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The Basic Principles

When a married couple separate or divorce, or when a civil partnership is dissolved, there are usually a number of practical issues which need to be addressed. Divorce or dissolution proceedings only enable a marriage or civil partnership to be dissolved. In most cases (although pension rights may automatically be lost) finances will not be affected. So, for example, joint bank accounts or mortgages will remain in joint names. It is therefore very important for financial matters to be dealt with so that a fair division of all family property can be carried out.


Financial Information

All property – typically a house, car, savings and shares are matrimonial assets. A pension fund is an asset, even if the pension is in payment. If the parties cannot agree on a fair division of these assets, then the Court can order any of the property to be transferred from one party to the other or sold. It does not matter whether the property is in joint names or in the name of just one party to start with. Hopefully, even though a relationship may be over, a couple can still often reach a workable agreement in respect of their assets and liabilities (their debts). In the division of assets it is necessary to ensure that each party and any children of the family can be properly provided for, not only at the time of the separation, but in the future.


Solicitors can assist the parties in reaching agreement because even though every case is different, they can apply the legal principles to the particular circumstances of the case. It is important to remember that every case is different so even though friends and relatives may want to give advice, it is essential to get professional help.


The first stage, before any negotiations begin in respect of financial settlement is for each party to disclose their financial circumstances to each other. This is so that everyone has a clear picture of the true extent of the assets and liabilities. Only then can negotiations start with a view to reaching a workable agreement. It is worth remembering that if relations between you and your spouse are amicable, you can both save time and costs by gathering as much information as possible and by being open and honest in discussions about the division of finances. 


Agreement and Consent Orders

If an agreement is reached, and the Decree Nisi / Conditional Decree has been granted, the parties can apply to the Court for a consent order to set out their financial agreement in a binding order. This further acts as a safeguard as it is the only way to ensure that there are no other existing or future claims between the parties and is essential if a ‘clean break’ is sought. The Consent Order is drafted by solicitors and placed before the Court for approval. A Statement of Information is also completed which gives the Court an overview of your finances so that the Court can ensure that the financial settlement proposed is fair. The Court can refuse to make a consent order if the Court finds that the agreement does not provide a fair division of the matrimonial assets.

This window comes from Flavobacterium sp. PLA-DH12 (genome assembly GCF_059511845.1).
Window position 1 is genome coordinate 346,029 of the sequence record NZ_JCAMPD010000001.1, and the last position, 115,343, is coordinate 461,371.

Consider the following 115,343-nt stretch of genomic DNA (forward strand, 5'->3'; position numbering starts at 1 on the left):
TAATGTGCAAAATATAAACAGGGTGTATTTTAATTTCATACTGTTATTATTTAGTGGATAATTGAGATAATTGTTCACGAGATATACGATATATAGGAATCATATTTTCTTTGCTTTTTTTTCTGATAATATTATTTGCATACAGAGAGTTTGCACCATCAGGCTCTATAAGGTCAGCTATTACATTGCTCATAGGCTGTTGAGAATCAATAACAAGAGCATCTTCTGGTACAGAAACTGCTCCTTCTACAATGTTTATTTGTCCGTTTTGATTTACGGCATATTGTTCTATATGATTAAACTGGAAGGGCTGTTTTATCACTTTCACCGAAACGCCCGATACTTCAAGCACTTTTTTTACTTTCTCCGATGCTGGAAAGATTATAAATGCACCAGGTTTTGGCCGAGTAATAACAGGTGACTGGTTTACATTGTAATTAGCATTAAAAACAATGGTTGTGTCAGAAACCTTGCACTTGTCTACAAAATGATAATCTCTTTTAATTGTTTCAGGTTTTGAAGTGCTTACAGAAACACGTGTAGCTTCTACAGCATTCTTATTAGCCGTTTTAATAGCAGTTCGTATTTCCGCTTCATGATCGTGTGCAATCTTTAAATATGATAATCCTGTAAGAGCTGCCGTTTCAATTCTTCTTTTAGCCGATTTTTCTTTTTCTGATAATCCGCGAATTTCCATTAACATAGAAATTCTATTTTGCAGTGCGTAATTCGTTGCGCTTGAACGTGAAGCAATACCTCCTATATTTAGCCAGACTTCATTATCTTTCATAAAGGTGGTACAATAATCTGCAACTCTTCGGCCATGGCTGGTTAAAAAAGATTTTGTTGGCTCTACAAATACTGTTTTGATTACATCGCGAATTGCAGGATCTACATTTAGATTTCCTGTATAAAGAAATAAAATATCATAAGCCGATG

What happens if no agreement is reached?

You will be expected to attend a session with a Mediator before you can make an application to Court.


If agreement cannot be reached either with negotiation via solicitors, or in mediation, then either party may ask the court to decide how the finances should be divided by making an order. These proceedings are known as Financial Provision proceedings.


Even if court proceedings for financial provision have started, they can be stopped if the parties reach an agreement. Most cases end in this way avoiding a final contested hearing, which would increase both tension between the parties and emotional and financial costs. Also it is possible for the parties to agree terms of settlement that a Court would not be able to impose upon them. This means that an agreed settlement can be very flexible and is more likely to fit the circumstances of the case with both parties feeling that they have had a say.


Basic Principles

When deciding how finances should be divided there are a number of factors which will be taken into account, including:

(a) The needs of any children of the family,

(b) The length of the relationship,

(c) The earning capacity of each party, now and in the future,

(d) The state of health of each party,

(e) The contributions made to the marriage by each party,

(f)  The needs of both for income and capital.


It must be emphasised that the court’s objective is fairness to both parties. There is no place for discrimination on the basis that the parties have taken different roles in the marriage, e.g. with one party staying at home to look after the children and the other being the main earner. The Judge will consider what would be a fair division of the assets and give clear reasons explaining why. In many cases this may mean an unequal division of the assets. This is because the settlement needs to be fair based upon individual circumstances.


Three important principles may justify the redistribution of financial resources from one party to the other:

(1) The needs generated by the relationship between the parties;

(2) Compensation for relationship-generated disadvantage (e.g. where one party forgoes a career in order to focus on the upbringing of the children);

(3) The sharing of the fruits of the matrimonial partnership.


These factors will differ in importance from case to case and the ultimate objective is to give each party an equal start after separation.



The conduct of the parties or the blame for the breakdown of the relationship would only be taken into account in the most exceptional circumstances (e.g. severe financial mismanagement or disposing of or hiding assets). Behaviour such as adultery or domestic violence is not usually taken into account when finances are being considered.



The question of contribution is now approached in much the same way as conduct. Only if there is a huge difference between the contributions made to the welfare of the family by one party over the other, meaning that it would be inequitable to disregard such a contribution, will this be taken into account in determining the settlement.